Updating the Recognition Plaque of Sailors lost during the Battle of The Atlantic

It was great meeting today and collectively brainstorming how we can update the recognition plaque for the sailors lost at sea during the battle of the Atlantic.

Thank you to my friend, David Christopher, for joining and providing us with great suggestions to help us recognize the sailors and sharing his expertise to honor the sailors with a new and updated recognition plaque, the current plaque is mounted at the Sailor's Point in Waterfront Park, North Vancouver.                                              

Thank you to the City of North Vancouver, the Dutch Liberation Canadian Society, and those who attended the meeting today.

Adriana Zylmans
President, Dutch Liberation 2020 Canadian Society

Don Bell
Councillor, City of North Vancouver

King Wan
Board Member, Naval Officers' Association of B.C.

75 years ago, World War 2 came to an end, however, there were many problems that occurred when nearing the end of the Nazi party. The Netherlands were living in despair for most of the war, becoming occupied by Nazi Germany it was very dangerous in the country. They lived through five years of military occupation, which led to five years of oppression and exploitation. 

Throughout these five years in the Netherlands, three-quarters of Dutch Jews, around 100,000 were confined, deported, then killed. The war was truly devastating to the country.

However, when the Allies invaded France on D-Day, the Netherlands had hope of freedom. Yet a couple of months after D-Day came "the Hunger Winter" of 1944-45. During this winter over 22,000 people starved to death in the Netherlands, and they were reduced to eating sugar beets and tulip bulbs.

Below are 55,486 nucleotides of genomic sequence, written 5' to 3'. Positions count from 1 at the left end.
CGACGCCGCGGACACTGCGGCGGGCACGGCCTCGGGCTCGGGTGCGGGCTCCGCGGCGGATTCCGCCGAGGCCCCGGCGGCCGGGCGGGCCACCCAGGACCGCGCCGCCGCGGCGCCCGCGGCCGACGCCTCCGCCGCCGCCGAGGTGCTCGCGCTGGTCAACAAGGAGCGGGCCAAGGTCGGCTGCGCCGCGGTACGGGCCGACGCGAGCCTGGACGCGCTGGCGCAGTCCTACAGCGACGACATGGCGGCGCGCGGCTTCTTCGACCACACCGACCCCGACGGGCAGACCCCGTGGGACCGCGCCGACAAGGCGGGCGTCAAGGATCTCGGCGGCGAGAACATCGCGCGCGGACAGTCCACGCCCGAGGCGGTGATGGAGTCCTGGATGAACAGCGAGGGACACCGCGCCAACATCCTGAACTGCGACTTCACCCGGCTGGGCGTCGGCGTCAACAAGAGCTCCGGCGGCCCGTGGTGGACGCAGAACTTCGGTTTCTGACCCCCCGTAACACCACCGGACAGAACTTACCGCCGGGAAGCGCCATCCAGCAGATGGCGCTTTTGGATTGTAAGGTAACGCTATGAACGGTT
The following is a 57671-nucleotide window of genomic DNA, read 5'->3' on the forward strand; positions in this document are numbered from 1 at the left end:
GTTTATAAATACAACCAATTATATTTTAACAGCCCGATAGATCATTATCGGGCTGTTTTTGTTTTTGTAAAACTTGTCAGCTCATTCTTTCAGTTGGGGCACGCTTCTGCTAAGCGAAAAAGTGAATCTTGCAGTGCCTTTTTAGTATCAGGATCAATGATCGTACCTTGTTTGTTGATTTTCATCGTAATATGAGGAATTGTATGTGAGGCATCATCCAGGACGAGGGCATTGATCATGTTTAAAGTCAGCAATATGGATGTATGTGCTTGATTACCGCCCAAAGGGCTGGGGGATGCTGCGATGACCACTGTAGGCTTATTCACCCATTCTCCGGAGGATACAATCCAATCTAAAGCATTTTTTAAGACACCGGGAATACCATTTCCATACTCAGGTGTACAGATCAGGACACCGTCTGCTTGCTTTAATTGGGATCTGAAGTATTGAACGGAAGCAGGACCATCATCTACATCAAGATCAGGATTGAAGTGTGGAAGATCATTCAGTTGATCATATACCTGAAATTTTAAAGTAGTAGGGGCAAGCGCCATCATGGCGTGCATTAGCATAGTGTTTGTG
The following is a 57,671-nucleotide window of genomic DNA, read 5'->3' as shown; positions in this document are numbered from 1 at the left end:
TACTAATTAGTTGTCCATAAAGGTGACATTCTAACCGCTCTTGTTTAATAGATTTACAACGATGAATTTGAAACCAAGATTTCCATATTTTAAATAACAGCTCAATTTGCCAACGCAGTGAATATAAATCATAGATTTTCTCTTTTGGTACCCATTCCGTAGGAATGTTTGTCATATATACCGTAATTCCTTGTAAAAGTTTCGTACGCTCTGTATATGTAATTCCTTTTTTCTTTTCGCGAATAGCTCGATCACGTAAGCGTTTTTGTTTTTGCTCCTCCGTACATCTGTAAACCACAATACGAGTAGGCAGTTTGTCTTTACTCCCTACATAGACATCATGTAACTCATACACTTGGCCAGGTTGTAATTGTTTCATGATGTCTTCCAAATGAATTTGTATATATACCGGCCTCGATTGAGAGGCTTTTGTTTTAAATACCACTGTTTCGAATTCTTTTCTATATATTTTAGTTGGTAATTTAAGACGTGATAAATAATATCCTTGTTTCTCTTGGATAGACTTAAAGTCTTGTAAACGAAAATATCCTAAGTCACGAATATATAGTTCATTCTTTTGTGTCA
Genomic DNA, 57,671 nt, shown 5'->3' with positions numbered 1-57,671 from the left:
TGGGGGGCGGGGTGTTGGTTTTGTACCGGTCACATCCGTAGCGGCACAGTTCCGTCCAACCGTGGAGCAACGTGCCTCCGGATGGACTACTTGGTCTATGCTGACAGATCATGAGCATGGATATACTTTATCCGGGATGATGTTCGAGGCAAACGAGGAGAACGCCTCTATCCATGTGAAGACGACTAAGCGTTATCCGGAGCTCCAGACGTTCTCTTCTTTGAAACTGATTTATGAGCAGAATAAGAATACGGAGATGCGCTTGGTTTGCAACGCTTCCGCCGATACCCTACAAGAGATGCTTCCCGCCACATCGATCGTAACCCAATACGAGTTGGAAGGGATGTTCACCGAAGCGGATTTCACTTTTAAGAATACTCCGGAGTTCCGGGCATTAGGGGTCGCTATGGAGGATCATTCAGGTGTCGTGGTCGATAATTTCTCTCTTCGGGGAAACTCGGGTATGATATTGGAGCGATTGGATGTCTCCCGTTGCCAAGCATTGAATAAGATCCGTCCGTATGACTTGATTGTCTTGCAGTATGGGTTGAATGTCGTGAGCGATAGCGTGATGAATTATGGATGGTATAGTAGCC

However, a couple of months after that in May 1945, Freedom was restored in the Netherlands and was rescued by Canadian soldiers. Although they were rescued, recovery would take years, however, Canada was there to help. The Canadians rebuilt roads and bridges, cleared canals, distributed food, and provided transportation for people and goods in the months after liberation. 

Down the road, there was a tremendous amount of Dutch emigration to Canada. And now there are many Dutch-Canadians who have made it very well in their lives, such as politicians, Olympic champions, professional hockey players, writers, entrepreneurs, military personnel, bankers, lawyers, medical professionals, educators, farmers, and much more.
If you would like to become involved with the up and coming community projects or join in on a rotary meeting with the Rotary Club of West Vancouver, you are always welcome to connect with Matt Gul at 778.888.8888 or email him at matt@mattgul.com.